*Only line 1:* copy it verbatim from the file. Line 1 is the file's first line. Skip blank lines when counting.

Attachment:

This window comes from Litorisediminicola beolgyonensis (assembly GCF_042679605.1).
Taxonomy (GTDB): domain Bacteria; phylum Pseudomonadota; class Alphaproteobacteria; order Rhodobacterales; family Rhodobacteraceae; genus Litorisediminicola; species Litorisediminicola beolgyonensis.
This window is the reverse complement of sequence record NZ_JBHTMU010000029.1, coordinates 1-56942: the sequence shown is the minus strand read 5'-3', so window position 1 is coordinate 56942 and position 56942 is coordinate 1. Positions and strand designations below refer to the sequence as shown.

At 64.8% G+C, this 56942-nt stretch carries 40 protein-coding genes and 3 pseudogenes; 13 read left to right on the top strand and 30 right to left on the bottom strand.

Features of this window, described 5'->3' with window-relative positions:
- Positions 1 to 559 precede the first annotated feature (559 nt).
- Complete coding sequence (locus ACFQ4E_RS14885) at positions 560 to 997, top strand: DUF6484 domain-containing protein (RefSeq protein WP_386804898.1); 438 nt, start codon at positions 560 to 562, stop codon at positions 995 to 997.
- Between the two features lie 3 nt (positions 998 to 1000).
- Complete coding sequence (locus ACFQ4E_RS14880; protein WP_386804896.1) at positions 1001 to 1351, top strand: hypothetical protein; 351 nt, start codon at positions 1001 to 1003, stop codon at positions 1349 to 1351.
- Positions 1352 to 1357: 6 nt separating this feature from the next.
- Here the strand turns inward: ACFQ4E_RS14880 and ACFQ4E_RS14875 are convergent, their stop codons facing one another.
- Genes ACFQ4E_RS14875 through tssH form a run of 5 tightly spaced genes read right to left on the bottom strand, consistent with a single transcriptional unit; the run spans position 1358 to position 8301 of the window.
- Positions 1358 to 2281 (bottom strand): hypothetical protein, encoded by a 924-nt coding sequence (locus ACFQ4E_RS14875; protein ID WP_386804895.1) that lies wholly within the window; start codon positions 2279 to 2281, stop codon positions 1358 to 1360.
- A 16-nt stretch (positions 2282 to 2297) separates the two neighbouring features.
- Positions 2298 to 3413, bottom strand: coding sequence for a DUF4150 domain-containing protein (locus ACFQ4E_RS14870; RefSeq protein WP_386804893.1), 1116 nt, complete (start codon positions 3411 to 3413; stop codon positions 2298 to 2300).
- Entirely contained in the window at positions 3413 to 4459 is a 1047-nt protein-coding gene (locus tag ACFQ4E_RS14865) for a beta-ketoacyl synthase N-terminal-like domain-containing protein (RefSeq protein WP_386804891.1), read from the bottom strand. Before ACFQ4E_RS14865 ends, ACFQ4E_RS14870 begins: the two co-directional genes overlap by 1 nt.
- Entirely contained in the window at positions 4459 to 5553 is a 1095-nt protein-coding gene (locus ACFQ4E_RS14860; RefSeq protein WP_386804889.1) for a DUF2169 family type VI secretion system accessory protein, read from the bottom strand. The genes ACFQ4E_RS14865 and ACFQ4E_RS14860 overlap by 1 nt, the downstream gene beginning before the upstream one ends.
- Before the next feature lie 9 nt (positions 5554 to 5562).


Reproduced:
This window comes from Litorisediminicola beolgyonensis (assembly GCF_042679605.1).